Odyssey: There are couple of improvements in Odyssey, that makes item handling much more fun. Firstly, you can use armor and armor does impact your defence. You cannot use shields, unfortunately, but you can block with your weapon. Scondly, each item have one or more engravings, which is kind of weapon special ability. Eeach new engravings you encounter is added to the list of engravings you know and you can basically use change it in any weapon you use, basically crafting your own weapon. Legendary weapons and armours use two engravings, though, one is unique to the weapon/armour and cannot be changed, but the second one can be changed and you can use any of engravings you learn. This is both fun and not fun, because you can customize your gear, but on the other hand it strips this gear of an uniqueness a bit. Thirdly, transmog option was added to the game in Odyssey, where you can basically change the look of your armour based on the types of armour you already encountered. Again, this is both fun and not fun, because you can totally customize your look, but it strips your armour from uniqueness. Another think I don't like much is that you can get a ton of weapons and armour in the course of the game, that is mostly scrap, which you sell or scrap for materials. Basically all you want is to hunt legendary items. Fortunately there is much greater variety in legendary items, and you have interesting choices to pick.

Valhalla: Again Valhalla totally changes the approach to itemization, comparing to Origins and Odyssey. First and foremost, there is drastically less loot (weapons and armours) comparing to Origins and (especially) Odyssey. You can basically find new gear by finishing the map markers that leads to it. Usually it requires to solve some mini puzzle or find a way to get to it, which is mostly fun, but at times also frustrating. Many items are a pert of a set (as the legendary items in Odyssey), that gives you additional bonuses with full set equipped. Contrary to Origins and Odyssey, you are not set with the quality of the item you find, but you can increase it with the help of your smith, by giving him a special materials you can find in the world (coal and nikel ingots, for example). Additionally, you can upgrade your gear using more mundane materials, but only withing a limit that the quality of gear allows.

Overall verdict: Valhalla wins, with Odyssey on the second place, and Origins last again.
 

Antimatter

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Found this on Ubisoft's LinkenIn today:

History comes to life with Assassin's Creed!

The incredible depiction of Knossos in Assassin's Creed Odyssey is based on the excavation work of Sir Arthur Evans in the early 20th century. This reconstruction features in the Labyrinth: Knossos, Myth & Reality exhibition at Ashmolean Museum, Oxford!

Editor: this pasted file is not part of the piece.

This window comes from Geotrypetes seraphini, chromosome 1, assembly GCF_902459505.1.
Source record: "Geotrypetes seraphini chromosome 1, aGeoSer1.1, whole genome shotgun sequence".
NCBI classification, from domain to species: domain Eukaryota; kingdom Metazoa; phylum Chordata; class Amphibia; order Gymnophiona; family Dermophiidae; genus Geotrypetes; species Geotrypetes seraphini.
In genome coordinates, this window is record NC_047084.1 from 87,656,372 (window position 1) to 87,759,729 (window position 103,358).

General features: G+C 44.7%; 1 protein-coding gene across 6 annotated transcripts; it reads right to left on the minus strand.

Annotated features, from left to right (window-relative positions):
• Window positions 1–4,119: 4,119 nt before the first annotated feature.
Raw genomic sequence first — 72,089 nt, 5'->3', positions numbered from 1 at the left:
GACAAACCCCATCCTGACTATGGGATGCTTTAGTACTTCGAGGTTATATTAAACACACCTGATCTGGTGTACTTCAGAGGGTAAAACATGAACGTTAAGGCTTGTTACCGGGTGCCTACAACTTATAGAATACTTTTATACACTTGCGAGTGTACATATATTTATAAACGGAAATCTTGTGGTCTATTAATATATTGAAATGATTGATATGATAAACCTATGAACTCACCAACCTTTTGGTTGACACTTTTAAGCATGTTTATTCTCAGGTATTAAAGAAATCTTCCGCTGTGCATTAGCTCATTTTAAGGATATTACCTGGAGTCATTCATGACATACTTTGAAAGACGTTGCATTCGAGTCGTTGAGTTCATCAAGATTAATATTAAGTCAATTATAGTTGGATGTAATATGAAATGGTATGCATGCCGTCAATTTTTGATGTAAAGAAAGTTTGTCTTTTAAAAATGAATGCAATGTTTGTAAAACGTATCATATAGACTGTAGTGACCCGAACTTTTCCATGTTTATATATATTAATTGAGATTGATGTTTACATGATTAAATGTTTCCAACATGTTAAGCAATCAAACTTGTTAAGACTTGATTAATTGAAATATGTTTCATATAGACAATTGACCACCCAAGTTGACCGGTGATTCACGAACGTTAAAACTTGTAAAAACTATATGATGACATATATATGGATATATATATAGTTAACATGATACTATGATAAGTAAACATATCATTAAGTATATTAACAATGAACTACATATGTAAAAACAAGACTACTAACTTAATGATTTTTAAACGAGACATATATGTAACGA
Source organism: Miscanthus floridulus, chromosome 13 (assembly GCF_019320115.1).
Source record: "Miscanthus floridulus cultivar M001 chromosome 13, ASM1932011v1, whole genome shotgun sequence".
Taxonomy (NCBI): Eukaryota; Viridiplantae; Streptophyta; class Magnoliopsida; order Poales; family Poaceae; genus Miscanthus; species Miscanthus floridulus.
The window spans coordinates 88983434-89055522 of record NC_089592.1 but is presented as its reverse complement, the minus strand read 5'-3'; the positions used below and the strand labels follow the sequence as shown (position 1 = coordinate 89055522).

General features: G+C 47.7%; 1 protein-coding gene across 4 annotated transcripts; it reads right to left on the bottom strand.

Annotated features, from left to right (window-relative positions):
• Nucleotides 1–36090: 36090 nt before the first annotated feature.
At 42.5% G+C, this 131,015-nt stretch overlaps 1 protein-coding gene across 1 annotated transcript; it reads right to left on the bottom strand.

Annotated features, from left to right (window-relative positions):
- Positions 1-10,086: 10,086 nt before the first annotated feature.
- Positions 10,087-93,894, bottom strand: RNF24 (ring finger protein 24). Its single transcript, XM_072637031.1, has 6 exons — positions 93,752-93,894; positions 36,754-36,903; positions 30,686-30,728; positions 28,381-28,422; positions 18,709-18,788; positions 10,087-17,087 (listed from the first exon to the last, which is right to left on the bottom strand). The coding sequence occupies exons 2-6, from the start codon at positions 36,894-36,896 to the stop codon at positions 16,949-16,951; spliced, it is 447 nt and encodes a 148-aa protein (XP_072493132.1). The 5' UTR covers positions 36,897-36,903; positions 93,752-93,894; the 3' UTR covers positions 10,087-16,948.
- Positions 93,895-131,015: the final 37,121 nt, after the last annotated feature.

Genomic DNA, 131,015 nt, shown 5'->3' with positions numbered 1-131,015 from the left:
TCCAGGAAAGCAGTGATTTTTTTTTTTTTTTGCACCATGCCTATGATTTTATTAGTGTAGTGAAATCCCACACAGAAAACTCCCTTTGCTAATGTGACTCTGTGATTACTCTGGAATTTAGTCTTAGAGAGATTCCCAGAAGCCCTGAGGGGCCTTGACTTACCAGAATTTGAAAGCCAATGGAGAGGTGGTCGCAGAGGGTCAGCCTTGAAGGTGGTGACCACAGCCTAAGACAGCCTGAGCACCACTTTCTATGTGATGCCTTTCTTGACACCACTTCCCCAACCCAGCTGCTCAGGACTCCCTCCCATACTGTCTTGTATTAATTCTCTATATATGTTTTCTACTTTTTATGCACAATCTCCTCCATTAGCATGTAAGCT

Visitors will see projected scenes from the game alongside behind-the-scenes details from devs and historians about how Ubisoft Quebec City built the in-game environment using historical data and Evans’ own archive.

What have you learned through games like Assassin's Creed? 🤔


It's been already 6 months+ since I visited Knossos in Odyssey, but I still remember it as if I were in Greece in RL.

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Antimatter

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Usually hitting the Community tab on Steam is a bad idea, as it's full of spoilers. It's true for any game (e.g. The Witcher, Dragon Age, etc). But in this case, though, I bet it's not the detective work for the main "villain" that is the most fun part of Odyssey, it's... the odyssey itself.
 

mlnevese

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Yeap I pretty much avoid going to the community tab on any Steam Game I don't want to be spoiled. Reddit seems to be better at that, they often spoil tag even post titles.
 
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Antimatter

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I am... actually excited for the next game. They managed to capture the tone I wanted for such a game. And look at those costumes and armor! Looking forward to future gameplay reveals.



And seems like the black character will suit right in, he looks (and sounds) badass in the cinematics.

Both main characters are very intriguing, and they separated stealth from open combat: